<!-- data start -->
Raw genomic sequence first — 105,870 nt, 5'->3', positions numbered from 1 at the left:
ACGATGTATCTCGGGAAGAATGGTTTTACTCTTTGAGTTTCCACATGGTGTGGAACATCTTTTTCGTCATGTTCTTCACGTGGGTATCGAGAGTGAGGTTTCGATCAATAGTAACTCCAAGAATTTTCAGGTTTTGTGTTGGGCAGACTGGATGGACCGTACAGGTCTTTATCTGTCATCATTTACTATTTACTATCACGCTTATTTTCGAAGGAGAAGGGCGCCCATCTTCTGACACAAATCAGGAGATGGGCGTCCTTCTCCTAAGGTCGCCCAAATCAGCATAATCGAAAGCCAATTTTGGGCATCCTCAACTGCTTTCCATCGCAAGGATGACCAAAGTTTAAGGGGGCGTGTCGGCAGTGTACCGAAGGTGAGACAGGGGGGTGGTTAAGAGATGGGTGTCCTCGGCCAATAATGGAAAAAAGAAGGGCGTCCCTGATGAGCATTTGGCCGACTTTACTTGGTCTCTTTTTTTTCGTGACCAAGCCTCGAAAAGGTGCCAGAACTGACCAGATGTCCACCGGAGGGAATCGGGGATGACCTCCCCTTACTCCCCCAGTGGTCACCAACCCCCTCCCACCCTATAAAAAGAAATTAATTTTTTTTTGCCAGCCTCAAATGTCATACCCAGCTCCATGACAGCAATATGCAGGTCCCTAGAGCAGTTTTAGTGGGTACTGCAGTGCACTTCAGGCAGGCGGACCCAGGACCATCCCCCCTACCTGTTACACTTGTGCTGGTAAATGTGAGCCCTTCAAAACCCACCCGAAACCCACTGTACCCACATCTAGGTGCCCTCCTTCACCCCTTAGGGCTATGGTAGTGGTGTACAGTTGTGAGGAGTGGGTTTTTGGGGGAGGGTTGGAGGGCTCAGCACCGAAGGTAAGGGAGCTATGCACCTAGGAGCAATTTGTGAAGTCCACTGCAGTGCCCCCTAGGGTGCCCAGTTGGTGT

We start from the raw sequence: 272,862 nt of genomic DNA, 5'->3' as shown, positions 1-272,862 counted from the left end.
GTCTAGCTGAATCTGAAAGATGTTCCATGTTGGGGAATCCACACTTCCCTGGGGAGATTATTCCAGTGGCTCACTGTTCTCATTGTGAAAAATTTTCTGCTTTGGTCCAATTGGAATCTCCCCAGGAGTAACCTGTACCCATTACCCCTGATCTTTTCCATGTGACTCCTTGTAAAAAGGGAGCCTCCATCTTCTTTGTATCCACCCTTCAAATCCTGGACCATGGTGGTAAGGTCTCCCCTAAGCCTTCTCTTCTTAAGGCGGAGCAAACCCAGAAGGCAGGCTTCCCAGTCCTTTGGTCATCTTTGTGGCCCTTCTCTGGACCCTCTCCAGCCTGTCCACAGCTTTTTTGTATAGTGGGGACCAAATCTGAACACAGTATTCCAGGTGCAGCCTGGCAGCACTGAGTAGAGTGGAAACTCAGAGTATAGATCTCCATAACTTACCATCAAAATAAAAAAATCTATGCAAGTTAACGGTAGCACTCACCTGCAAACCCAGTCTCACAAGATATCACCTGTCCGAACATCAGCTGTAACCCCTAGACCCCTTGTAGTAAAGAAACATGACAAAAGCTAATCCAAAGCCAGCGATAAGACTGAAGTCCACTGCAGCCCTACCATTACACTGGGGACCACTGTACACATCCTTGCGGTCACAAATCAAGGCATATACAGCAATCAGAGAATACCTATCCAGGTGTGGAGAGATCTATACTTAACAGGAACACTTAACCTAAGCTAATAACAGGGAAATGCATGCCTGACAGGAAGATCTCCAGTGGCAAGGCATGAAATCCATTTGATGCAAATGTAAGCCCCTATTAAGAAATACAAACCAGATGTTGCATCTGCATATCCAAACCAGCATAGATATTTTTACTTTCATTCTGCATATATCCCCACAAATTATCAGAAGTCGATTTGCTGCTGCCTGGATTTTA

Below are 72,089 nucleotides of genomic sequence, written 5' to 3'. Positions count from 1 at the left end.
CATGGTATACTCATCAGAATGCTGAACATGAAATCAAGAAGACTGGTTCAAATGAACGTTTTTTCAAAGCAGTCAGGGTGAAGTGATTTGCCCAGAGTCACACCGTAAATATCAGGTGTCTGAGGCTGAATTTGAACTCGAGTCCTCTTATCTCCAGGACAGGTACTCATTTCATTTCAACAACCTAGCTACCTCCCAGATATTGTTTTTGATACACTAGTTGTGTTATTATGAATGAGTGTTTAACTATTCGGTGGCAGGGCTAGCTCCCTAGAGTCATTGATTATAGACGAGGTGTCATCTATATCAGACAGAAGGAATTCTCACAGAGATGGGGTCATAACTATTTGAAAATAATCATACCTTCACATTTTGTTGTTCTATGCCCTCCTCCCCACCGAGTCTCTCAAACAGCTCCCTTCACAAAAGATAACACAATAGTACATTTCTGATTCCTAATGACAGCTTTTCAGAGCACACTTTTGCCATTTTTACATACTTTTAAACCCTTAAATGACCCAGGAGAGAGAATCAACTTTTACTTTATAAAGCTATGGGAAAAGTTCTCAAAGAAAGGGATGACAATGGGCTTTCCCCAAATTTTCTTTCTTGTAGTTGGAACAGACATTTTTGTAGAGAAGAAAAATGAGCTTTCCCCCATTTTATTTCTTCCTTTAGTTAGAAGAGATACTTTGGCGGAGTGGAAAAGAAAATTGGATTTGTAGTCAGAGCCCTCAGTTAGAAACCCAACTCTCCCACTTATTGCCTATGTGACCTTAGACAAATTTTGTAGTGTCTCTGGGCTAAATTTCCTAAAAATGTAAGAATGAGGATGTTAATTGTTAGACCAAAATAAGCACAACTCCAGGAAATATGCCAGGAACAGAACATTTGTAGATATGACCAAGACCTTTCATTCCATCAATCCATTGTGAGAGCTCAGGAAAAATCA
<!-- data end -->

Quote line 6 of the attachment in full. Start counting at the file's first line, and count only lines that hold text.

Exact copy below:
CATGGTATACTCATCAGAATGCTGAACATGAAATCAAGAAGACTGGTTCAAATGAACGTTTTTTCAAAGCAGTCAGGGTGAAGTGATTTGCCCAGAGTCACACCGTAAATATCAGGTGTCTGAGGCTGAATTTGAACTCGAGTCCTCTTATCTCCAGGACAGGTACTCATTTCATTTCAACAACCTAGCTACCTCCCAGATATTGTTTTTGATACACTAGTTGTGTTATTATGAATGAGTGTTTAACTATTCGGTGGCAGGGCTAGCTCCCTAGAGTCATTGATTATAGACGAGGTGTCATCTATATCAGACAGAAGGAATTCTCACAGAGATGGGGTCATAACTATTTGAAAATAATCATACCTTCACATTTTGTTGTTCTATGCCCTCCTCCCCACCGAGTCTCTCAAACAGCTCCCTTCACAAAAGATAACACAATAGTACATTTCTGATTCCTAATGACAGCTTTTCAGAGCACACTTTTGCCATTTTTACATACTTTTAAACCCTTAAATGACCCAGGAGAGAGAATCAACTTTTACTTTATAAAGCTATGGGAAAAGTTCTCAAAGAAAGGGATGACAATGGGCTTTCCCCAAATTTTCTTTCTTGTAGTTGGAACAGACATTTTTGTAGAGAAGAAAAATGAGCTTTCCCCCATTTTATTTCTTCCTTTAGTTAGAAGAGATACTTTGGCGGAGTGGAAAAGAAAATTGGATTTGTAGTCAGAGCCCTCAGTTAGAAACCCAACTCTCCCACTTATTGCCTATGTGACCTTAGACAAATTTTGTAGTGTCTCTGGGCTAAATTTCCTAAAAATGTAAGAATGAGGATGTTAATTGTTAGACCAAAATAAGCACAACTCCAGGAAATATGCCAGGAACAGAACATTTGTAGATATGACCAAGACCTTTCATTCCATCAATCCATTGTGAGAGCTCAGGAAAAATCA